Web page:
- back and neck pain,
- hypersensitivity to noise and light,
- intense thirst.
Furthermore, due to its diuretic effect related to the inhibition of antidiuretic hormone secretion, alcohol mobilizes the body's water reserves more.
Restoring fluid and mineral metabolism is essential.
Don't wait until you're thirsty because it will be too late.
To meet the body's needs, HANG-OVER contains a suitable rehydration solution, based on electrolytes (Chloride, Potassium, Sodium).
The role of electrolytes is to combat cellular dehydration recorded after alcohol intake. The body has a wide variety of electrolytes: Sodium, Potassium, Calcium, Bicarbonate, Magnesium, Chloride, and Phosphate. Each electrolyte serves a purpose: sodium, for example, regulates, among other things, water movements in the body.
Alcohol consumption induces an imbalance of these electrolytes. Indeed, they are mobilized to eliminate toxic metabolites of ethanol. What has been consumed must be reabsorbed to restore vital fluid balance.
It is common to find acute alcohol intoxication as a reason for admission to hospital emergency departments. To best assess the patient's needs, a blood test identifies the electrolytes that have been affected. Excessive water elimination is the cause of the disturbance in the biological balance, as our electrolytes are eliminated in urine.[2,3] In this regard, it has been noticed that during alcohol consumption, the level of magnesium in the blood tends to increase - that's why HANG-OVER does not contain it.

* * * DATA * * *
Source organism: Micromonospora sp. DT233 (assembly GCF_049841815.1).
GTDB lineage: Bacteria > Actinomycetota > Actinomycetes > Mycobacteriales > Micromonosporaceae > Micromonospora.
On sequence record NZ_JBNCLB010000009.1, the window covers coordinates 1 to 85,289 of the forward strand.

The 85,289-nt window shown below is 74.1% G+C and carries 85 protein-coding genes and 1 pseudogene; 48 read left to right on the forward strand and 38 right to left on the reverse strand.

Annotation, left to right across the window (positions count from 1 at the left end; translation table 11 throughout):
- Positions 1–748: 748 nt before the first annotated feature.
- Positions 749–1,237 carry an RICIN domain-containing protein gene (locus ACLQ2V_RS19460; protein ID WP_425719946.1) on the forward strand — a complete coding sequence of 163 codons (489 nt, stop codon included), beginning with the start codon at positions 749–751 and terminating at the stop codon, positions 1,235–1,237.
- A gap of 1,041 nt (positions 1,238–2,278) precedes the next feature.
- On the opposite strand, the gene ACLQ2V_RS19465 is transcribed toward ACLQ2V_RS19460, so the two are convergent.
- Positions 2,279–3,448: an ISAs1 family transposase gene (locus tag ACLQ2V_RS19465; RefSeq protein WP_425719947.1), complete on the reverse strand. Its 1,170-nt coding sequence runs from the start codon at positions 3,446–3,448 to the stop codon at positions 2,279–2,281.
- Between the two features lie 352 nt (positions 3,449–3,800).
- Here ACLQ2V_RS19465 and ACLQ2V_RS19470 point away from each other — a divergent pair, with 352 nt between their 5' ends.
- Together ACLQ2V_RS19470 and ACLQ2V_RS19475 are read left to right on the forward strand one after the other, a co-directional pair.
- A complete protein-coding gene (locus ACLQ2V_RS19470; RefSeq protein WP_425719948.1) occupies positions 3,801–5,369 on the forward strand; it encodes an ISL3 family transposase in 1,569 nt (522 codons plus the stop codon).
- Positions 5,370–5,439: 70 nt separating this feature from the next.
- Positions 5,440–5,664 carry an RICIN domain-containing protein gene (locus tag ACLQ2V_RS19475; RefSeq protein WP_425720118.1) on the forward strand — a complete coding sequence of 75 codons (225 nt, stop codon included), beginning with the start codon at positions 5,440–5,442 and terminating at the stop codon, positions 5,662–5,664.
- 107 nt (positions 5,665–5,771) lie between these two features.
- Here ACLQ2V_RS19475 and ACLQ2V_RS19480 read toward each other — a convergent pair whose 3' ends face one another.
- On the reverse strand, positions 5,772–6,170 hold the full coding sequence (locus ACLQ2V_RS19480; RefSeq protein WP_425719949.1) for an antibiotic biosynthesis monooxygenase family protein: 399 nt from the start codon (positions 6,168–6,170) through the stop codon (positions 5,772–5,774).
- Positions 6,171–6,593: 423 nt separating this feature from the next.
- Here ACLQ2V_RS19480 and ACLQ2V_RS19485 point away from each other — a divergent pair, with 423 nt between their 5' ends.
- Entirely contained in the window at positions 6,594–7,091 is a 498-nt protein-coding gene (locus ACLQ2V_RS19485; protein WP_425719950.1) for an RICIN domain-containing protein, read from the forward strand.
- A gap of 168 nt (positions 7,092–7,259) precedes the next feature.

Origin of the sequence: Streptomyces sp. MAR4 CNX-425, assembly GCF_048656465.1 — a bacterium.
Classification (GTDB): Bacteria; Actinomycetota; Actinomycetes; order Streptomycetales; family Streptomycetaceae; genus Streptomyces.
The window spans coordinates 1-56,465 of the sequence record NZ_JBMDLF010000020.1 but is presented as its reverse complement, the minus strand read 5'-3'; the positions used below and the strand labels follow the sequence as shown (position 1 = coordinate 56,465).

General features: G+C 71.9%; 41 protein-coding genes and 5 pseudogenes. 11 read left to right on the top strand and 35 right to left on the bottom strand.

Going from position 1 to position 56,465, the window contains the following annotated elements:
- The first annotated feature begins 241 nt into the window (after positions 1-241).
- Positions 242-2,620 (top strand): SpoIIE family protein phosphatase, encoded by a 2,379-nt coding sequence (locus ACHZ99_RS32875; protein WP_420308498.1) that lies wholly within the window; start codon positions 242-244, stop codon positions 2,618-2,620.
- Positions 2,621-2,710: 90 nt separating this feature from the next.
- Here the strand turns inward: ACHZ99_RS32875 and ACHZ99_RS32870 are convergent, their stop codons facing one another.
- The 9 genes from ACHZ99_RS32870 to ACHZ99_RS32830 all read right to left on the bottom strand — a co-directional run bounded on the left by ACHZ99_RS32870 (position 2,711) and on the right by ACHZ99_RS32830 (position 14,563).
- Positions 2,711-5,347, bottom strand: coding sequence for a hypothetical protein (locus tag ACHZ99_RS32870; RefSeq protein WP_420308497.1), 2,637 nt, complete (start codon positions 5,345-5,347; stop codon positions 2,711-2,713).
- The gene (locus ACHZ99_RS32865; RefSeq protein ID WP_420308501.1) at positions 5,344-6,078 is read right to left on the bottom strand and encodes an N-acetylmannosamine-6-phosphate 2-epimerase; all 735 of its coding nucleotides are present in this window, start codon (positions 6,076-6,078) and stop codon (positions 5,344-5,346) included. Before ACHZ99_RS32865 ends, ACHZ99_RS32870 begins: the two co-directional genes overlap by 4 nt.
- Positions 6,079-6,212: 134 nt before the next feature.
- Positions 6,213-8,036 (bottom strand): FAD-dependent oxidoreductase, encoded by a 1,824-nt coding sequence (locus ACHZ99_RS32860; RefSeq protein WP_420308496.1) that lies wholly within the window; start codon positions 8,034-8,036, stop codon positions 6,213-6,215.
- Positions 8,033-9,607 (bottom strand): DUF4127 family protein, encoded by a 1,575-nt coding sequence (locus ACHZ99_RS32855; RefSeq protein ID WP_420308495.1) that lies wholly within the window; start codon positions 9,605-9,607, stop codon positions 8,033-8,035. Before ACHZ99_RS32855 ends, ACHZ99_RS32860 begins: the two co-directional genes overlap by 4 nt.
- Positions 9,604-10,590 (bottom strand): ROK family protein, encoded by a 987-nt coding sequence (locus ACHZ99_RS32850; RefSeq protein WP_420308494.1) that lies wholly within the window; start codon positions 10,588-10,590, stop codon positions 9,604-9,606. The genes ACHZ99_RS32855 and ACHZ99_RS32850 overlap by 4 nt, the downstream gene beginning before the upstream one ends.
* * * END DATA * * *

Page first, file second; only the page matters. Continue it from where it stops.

Thus, oral rehydration seems essential in the management of this hyperosmolar dehydration. The electrolyte concentration must comply with recommendations in the case of pathological dehydration. We are therefore inspired by the WHO recommendations for our composition.
Ginger has interesting anti-inflammatory properties in the management of migraines induced by veisalgie. An study highlights that the intake of standardized ginger powder at a dose of 500-600 mg, 3 to 4 times a day every 4 hours, can relieve a migraine. 
Restoring electrolyte balance and the anti-inflammatory action of ginger will help reduce headaches.
 Irwin C, Leveritt M, Shum D, Desbrow B. The effects of dehydration, moderate alcohol consumption, and rehydration on cognitive functions. Alcohol. 2013 May;47(3):203-13. doi: 10.1016/j.alcohol.2012.12.016. Epub 2013 Jan 23. PMID: 23352231.
 Joannidis M, Cantley L (2000) Kidney and electrolyte disturbances, chap 19. In: Zernig G, Saria A, Kurz M, O’Malley SS (eds) Handbook of alcoholism. Boca Raton, Fla, CRC Press, pp 209–224.
 Ragland G (1990) Electrolyte abnormalities in the alcoholic patient. Emerg Med Clin North Am 8: 761–773
 Mustafa T, Srivastava KC. Ginger (Zingiber officinale) in migraine headache. J Ethnopharmacol. 1990;29:267–73